Sweet lords, sweet lovers, O, let us embrace !--Love's L. L., iv. 3.
Petruchio, meeting on the road the father of his brother-in-law, thus salutes the gentleman :
Let me embrace with old Vincentio.—Tam. of S., iv. 5.
Come, sir, come;
And give you to the gods.-Ant. & C., iii. 2. As a token of the extreme intimacy and familiarity of intercourse that subsisted formerly between men-friends, we find denotement that they often occupied the same bed-room, and even the same bed together.
Exeter, speaking indignantly of Lord Scroop's treason towards the king, says:
Nay, but the man that was his bedfellow,*
His sovereign's life to death and treachery !-H. V., ii. 2. Owing to this custom, the term became used to express close intimacy and affectionate companionship :
He loves your people;
Oh, world, thy slippery turns! Friends now fast sworn,
To bitterest enmity.-Ibid., iv. 4.
I lay with Cassio lately ;
BEAST AND MAN. Shakespeare frequently uses " beast” and man” in contradistinction each to each-the one as the type of inhumanity, the other of humanity-or the one as representing unintelligence, the other intelligence; and his practice in this respect serves to show that the original is the right reading in the disputed instance of the passage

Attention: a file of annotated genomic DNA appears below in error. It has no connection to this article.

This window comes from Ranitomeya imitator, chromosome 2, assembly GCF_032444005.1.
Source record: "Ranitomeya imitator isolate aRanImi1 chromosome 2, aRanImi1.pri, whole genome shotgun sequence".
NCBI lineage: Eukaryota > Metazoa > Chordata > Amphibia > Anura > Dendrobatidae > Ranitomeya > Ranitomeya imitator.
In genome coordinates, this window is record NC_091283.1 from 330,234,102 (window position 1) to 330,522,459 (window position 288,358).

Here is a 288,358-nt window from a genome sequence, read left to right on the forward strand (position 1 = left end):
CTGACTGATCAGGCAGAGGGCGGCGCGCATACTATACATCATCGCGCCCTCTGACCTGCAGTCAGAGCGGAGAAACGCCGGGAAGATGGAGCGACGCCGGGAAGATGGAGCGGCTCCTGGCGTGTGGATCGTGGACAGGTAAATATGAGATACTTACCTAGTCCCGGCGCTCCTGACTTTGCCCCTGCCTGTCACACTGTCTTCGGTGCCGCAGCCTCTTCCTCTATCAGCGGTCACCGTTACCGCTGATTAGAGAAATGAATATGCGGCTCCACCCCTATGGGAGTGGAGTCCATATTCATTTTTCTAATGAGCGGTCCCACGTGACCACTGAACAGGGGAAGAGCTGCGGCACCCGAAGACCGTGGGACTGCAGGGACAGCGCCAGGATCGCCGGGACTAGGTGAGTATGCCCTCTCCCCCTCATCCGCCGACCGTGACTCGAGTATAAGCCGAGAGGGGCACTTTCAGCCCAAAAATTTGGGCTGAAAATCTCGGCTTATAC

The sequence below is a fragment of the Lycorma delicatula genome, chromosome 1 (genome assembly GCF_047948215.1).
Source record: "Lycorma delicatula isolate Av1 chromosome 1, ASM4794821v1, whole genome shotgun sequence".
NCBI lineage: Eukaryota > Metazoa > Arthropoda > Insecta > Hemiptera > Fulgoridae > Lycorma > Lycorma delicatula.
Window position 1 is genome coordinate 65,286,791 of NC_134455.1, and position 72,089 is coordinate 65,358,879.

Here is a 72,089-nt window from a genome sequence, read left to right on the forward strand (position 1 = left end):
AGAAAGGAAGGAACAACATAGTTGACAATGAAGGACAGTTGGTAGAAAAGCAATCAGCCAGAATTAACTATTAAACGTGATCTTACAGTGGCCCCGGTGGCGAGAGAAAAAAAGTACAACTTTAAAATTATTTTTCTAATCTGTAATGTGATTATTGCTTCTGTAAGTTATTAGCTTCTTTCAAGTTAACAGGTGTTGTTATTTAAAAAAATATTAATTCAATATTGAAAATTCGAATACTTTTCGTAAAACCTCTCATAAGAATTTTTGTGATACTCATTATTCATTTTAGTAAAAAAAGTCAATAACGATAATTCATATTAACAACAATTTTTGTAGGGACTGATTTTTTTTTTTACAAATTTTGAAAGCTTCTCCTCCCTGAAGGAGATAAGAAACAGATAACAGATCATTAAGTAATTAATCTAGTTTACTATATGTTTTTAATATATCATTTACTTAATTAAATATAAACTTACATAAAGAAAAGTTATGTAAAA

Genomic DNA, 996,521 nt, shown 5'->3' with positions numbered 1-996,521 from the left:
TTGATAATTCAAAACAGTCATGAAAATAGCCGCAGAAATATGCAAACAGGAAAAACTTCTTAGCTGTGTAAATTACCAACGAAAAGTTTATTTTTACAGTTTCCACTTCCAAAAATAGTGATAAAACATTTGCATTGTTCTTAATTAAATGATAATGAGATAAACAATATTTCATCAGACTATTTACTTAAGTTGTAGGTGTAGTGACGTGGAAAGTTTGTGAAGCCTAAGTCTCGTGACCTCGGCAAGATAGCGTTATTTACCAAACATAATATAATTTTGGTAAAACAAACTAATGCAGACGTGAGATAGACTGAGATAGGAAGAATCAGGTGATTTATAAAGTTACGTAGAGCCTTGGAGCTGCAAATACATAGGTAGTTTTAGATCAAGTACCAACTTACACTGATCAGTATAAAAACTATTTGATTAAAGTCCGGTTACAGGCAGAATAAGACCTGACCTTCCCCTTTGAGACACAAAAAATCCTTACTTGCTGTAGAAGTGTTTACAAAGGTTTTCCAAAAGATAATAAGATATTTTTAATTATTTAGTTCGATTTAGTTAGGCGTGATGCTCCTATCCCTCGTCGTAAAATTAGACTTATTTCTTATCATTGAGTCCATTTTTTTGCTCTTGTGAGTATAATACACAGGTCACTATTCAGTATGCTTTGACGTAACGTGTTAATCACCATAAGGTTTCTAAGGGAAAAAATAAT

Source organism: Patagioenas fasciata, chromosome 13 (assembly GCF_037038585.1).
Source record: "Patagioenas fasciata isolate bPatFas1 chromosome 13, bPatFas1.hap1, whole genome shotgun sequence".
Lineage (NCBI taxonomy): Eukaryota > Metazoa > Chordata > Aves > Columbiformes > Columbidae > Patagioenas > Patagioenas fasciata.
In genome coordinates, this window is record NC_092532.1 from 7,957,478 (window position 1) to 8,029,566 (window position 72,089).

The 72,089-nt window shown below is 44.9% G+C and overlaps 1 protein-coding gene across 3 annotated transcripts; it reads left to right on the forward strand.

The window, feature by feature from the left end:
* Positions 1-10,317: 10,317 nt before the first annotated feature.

Holinshed records this circumstance: “ The said Lord Scroop was in such favour with the king that he admitted him sometime to be his bedfellow.'
Macbeth,” which we have cited among the rest to show how it is but one of many parallel cases occurring in his works :
O powerful love! that, in some respects, makes a beast a man ; in some other, a man a beast.-Merry W., v. 5.
When he is best, he is little worse than a man; and when he is worst, he is little better than a beast.-Mer. of V., i. 2.
I think he be transformed into a beast;
For showing me again the eyes of man !- Ibid., iv. 3.
Wouldst thou have thyself fall in the confusion of men, and remain a beast with the beasts ?-Ibid., iv. 3.
O, thou touch of hearts !
Ibid., v. 4 (Inscription).
What beast was't, then,
What is a man,